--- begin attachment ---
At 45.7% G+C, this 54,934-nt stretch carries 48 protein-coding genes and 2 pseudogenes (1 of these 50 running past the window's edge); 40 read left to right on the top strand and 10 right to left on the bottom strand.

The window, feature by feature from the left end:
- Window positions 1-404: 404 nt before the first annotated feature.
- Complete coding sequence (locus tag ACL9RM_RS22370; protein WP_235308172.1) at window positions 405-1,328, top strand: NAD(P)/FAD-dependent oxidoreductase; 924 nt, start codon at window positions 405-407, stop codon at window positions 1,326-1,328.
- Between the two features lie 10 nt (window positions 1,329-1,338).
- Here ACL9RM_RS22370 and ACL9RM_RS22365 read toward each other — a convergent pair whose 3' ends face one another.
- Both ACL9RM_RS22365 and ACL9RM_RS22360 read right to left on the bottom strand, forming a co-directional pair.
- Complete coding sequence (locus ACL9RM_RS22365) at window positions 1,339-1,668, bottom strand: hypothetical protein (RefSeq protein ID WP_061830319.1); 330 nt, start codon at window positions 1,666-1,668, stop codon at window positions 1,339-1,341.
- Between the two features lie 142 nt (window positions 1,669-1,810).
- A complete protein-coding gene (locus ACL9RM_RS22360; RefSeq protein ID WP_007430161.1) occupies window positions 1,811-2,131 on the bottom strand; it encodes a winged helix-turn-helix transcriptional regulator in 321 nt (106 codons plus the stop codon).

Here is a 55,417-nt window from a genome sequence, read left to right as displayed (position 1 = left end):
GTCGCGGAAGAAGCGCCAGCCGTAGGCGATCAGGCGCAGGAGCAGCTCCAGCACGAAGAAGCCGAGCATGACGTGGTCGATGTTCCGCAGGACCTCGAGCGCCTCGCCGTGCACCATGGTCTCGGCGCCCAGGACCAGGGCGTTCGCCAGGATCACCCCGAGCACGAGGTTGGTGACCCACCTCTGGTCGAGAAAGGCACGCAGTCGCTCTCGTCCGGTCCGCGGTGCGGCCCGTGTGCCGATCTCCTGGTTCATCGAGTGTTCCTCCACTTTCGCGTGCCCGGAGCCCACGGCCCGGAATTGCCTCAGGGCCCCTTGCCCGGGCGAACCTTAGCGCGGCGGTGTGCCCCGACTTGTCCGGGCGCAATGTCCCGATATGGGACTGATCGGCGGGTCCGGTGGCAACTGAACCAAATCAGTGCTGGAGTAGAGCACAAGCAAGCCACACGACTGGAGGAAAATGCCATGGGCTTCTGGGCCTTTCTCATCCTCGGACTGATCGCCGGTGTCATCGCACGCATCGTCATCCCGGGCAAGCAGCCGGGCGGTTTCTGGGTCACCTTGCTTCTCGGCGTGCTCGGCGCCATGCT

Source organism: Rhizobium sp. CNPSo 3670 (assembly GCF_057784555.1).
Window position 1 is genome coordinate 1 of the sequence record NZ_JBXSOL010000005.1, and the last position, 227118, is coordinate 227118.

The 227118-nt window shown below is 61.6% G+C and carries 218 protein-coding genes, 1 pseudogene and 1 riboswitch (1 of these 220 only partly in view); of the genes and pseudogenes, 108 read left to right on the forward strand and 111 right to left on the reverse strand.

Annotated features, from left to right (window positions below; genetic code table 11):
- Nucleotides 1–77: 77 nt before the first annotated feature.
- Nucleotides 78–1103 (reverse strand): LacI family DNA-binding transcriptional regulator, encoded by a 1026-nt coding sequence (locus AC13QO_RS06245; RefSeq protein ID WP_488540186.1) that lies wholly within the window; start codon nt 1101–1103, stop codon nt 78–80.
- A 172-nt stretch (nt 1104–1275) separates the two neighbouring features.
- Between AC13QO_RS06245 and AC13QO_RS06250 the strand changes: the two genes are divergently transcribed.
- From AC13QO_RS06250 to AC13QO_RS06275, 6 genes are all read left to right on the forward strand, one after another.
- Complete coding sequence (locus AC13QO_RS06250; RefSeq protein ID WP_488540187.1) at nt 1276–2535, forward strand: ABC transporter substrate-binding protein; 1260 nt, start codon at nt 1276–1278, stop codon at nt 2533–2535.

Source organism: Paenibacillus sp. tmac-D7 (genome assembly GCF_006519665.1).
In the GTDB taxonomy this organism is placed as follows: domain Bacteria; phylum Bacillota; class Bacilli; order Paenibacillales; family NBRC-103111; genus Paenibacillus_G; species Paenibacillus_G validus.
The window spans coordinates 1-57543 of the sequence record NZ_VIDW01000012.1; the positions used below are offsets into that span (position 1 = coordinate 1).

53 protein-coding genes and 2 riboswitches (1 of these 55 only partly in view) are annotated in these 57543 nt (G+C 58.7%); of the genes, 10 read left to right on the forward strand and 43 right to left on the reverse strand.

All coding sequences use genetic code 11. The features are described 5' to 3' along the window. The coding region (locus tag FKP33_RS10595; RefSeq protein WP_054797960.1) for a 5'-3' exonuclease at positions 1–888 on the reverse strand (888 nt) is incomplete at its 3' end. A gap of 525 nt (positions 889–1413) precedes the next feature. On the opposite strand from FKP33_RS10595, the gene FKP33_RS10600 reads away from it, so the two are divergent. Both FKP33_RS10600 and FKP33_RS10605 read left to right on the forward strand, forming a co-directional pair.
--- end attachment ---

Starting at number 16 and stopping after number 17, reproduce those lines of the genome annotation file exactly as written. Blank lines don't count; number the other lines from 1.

Annotated features, from left to right (window positions below; genetic code table 11):
- Nucleotides 1–77: 77 nt before the first annotated feature.